Virus-induced spending spurs sales at Home Depot, Walmart

NEW YORK (AP) — Americans turned to Walmart and Home Depot for supplies and do-it-yourself projects as they stayed close to home at a time when new cases of virus surged, resulting in soaring sales for their fiscal second quarter.

Walmart’s online sales nearly doubled in the fiscal second quarter, helped by an expansion of its online delivery services. Sales at United States (US) locations opened at least a year jumped 9.3 per cent, the company reported on Tuesday.

With customers not going out to eat as much, they’re cooking at home, spurring sales of groceries. They’re also buying items to set up their home office or improve their outdoor area, said the store executives.

Home Depot, the nation’s largest home improvement chain, reported on Tuesday a 23.4 per cent increase in sales at stores opened at least a year globally, helped by a frenzied pace of do-it-yourself projects. That’s almost twice the 12.2 per cent increase that industry analysts had projected.

However, department store chain Kohl’s reported an adjusted loss that was smaller than expected and revenue fell 23 per cent during the fiscal second quarter. The results came as Kohl’s worked to reopen its 1,100 stores after temporarily closing them all during the start of the pandemic.

“Some parts of retailing are thriving; some parts are being devastated,” said Managing Director of GlobalData Retail Neil Saunders. “It’s demonstrating a dramatic shift of how and where shoppers are spending their money. People’s lives are revolving around the home.

That means food, home improvement and comfortable clothes.”

A woman pulls groceries from a cart to her vehicle outside of a Walmart store. PHOTO: AP

Consumers had already begun to rely on Walmart, Home Depot and other essential retailers like Target and Amazon as lifelines for necessities during the start of the pandemic. Walmart’s online sales, for example, rose 74 per cent for the fiscal first quarter. That trend accelerated to 97 per cent in the second quarter and broadened the gap between traditional retailers, many of them anchor stores at the mall, and big box operators like Walmart and Target.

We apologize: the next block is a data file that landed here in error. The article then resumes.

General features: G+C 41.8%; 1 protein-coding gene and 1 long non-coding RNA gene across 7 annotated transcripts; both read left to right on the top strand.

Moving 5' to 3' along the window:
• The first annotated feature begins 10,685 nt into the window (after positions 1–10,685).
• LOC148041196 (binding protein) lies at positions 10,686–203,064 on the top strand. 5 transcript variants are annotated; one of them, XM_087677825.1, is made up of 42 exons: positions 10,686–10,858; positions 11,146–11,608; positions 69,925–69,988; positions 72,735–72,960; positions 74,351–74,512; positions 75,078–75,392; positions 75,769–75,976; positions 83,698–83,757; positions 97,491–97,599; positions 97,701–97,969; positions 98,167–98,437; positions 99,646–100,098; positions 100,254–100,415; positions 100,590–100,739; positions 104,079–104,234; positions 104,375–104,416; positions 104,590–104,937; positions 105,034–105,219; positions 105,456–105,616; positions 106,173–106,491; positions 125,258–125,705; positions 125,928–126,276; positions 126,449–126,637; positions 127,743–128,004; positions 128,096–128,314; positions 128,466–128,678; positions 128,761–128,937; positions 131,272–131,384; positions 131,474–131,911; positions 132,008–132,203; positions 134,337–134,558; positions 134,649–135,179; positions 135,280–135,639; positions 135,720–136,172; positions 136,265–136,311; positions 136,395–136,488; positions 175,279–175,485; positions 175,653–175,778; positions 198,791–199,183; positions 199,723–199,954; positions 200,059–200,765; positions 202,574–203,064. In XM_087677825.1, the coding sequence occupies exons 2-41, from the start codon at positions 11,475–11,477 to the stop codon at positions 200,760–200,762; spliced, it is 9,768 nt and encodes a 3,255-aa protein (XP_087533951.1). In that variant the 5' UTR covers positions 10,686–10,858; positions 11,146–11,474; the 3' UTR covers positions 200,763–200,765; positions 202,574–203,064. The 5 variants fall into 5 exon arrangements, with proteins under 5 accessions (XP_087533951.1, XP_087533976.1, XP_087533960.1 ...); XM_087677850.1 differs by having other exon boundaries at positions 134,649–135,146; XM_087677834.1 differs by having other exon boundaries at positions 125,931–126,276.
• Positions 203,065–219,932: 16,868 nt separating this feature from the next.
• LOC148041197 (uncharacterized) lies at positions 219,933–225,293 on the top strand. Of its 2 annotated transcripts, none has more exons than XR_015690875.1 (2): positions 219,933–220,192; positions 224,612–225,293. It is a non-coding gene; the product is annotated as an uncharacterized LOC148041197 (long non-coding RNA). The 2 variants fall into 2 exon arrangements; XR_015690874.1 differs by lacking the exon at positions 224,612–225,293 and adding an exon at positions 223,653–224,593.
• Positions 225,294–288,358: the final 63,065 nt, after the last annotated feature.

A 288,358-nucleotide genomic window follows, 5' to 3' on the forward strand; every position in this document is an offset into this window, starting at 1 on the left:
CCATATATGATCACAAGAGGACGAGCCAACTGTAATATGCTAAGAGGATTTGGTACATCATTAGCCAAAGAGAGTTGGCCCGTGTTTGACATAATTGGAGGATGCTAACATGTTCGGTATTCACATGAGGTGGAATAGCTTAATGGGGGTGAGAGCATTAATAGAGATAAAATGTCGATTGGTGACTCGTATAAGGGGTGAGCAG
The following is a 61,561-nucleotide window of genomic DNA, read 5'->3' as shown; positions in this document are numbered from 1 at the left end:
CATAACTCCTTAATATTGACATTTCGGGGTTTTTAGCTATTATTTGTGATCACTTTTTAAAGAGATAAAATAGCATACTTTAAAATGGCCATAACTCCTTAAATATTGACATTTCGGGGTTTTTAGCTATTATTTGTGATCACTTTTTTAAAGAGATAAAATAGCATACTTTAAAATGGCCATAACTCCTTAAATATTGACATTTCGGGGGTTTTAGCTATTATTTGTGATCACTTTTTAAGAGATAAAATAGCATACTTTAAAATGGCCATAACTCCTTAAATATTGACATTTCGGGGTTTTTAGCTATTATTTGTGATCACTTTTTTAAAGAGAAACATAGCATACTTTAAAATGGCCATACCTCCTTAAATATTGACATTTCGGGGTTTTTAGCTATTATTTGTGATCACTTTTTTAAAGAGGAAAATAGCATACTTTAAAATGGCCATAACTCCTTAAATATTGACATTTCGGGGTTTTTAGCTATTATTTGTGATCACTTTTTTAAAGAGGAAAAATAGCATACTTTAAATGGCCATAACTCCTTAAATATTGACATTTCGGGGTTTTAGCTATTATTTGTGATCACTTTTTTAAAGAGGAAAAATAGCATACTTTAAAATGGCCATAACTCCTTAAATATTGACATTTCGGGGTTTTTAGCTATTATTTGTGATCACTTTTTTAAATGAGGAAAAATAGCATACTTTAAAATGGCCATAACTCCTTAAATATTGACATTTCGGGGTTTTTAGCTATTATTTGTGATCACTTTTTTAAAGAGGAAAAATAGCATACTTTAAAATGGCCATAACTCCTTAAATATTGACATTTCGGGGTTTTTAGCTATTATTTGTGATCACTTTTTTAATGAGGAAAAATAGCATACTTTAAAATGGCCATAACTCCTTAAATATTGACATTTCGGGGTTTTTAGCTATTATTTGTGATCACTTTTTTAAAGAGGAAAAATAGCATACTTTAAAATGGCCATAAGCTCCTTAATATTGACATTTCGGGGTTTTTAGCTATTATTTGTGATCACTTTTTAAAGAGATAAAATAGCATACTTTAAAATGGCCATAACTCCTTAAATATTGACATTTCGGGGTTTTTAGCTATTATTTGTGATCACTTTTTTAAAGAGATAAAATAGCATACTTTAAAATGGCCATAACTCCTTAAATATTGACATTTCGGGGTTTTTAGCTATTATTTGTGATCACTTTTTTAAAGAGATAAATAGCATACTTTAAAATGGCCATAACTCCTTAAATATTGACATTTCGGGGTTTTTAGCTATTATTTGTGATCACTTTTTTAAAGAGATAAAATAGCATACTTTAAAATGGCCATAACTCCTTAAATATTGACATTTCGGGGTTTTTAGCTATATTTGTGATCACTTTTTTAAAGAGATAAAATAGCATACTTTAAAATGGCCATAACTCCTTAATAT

Kohl’s CEO Michelle Gass told reporters on a call on Tuesday that the chain, based in Menomonee, Wisconsin, should benefit from mostly being located at strip centres. It’s also looking to capture market share from rivals that are closing stores. She also said that its home furnishings are resonating even more as shoppers are focussing on their home.

During the second quarter, online sales soared 58 per cent. And roughly 50 per cent of its online business was fulfilled in stores.

“We will be a beneficiary of consumers adopting more casual lifestyles and shopping more digitally,” Gass told analysts.

With unemployment in the US hitting frighteningly high levels, Walmart’s ability to deliver low-priced food, clothing and electronics strengthened its structural advantages further.

Home Depot and Walmart are setting a high bar for the rest of the retailers and are among the few bright spots in an industry mostly battered by the financial fallout of the pandemic.

Net income for Walmart Inc, based in Bentonville, Arkansas, reached USD6.48 billion in the quarter, or USD2.27 per share.

Earnings, adjusted for one-time gains and costs, were USD1.56 per share, easily outpacing Wall Street projections of USD1.22, according to a survey by Zacks Investment Research.

The world’s largest retailer posted revenue of USD137.74 billion, also exceeding expectations.

Home Depot Inc, based in Atlanta, earned USD4.33 billion, or USD4.02 per share, in the quarter, which was also far stronger than the per-share projections of USD3.70 from analysts. A year earlier it earned USD3.48 billion, or USD3.17 per share.

Home Depot’s revenue hit USD38.05 billion, far exceeding the USD34.94 billion Wall Street was expecting, according to a Zacks Investment Research survey.

The company easily topped last year’s revenue of USD30.84 billion for the three months ended on August 2. However, surging sales took place as the US rolled out massive assistance plans for the millions who had lost jobs or who were furloughed.

The USD600-a-week federal unemployment check that had been sent to roughly 28 million laid-off workers is gone.

And a USD1,200 stimulus check that was sent to many Americans in April and May appears to be a thing of the past.

Negotiations in Congress on a new economic relief package have collapsed and there is no evidence of an agreement on more aid, at least in the near future.

That had been a concern for analysts trying to predict how that will influence where Americans shop. Already, Walmart is seeing the expired benefits having an impact on its business.

“As the benefits from stimulus wane towards the end of the quarter, we saw comp sales settle into a more normal range,” said CEO Doug McMillon. He told analysts on a call that another round of stimulus money is necessary for small businesses.

Also, Walmart and other retailers are facing soaring costs related to the pandemic that include mostly extra pay for workers on the front lines. Walmart said that costs related to COVID-19 hit USD1.5 billion during the fiscal second quarter, up from nearly USD900 million during the fiscal first quarter.